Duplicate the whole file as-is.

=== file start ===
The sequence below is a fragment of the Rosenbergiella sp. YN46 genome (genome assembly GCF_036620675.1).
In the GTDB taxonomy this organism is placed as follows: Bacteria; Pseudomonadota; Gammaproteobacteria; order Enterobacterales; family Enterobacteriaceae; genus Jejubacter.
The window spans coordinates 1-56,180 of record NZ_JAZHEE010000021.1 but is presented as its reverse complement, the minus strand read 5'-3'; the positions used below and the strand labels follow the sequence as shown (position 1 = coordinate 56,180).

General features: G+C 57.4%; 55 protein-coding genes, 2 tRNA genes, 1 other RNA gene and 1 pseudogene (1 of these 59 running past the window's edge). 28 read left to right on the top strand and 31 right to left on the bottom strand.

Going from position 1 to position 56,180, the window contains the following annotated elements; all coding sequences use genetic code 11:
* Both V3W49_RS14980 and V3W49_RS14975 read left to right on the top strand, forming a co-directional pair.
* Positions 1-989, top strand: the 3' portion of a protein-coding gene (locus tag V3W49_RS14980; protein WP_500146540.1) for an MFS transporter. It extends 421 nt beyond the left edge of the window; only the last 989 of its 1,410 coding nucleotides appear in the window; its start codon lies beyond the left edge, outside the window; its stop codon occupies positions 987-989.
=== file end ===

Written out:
The sequence below is a fragment of the Rosenbergiella sp. YN46 genome (genome assembly GCF_036620675.1).
In the GTDB taxonomy this organism is placed as follows: Bacteria; Pseudomonadota; Gammaproteobacteria; order Enterobacterales; family Enterobacteriaceae; genus Jejubacter.
The window spans coordinates 1-56,180 of record NZ_JAZHEE010000021.1 but is presented as its reverse complement, the minus strand read 5'-3'; the positions used below and the strand labels follow the sequence as shown (position 1 = coordinate 56,180).

General features: G+C 57.4%; 55 protein-coding genes, 2 tRNA genes, 1 other RNA gene and 1 pseudogene (1 of these 59 running past the window's edge). 28 read left to right on the top strand and 31 right to left on the bottom strand.

Going from position 1 to position 56,180, the window contains the following annotated elements; all coding sequences use genetic code 11:
* Both V3W49_RS14980 and V3W49_RS14975 read left to right on the top strand, forming a co-directional pair.
* Positions 1-989, top strand: the 3' portion of a protein-coding gene (locus tag V3W49_RS14980; protein WP_500146540.1) for an MFS transporter. It extends 421 nt beyond the left edge of the window; only the last 989 of its 1,410 coding nucleotides appear in the window; its start codon lies beyond the left edge, outside the window; its stop codon occupies positions 987-989.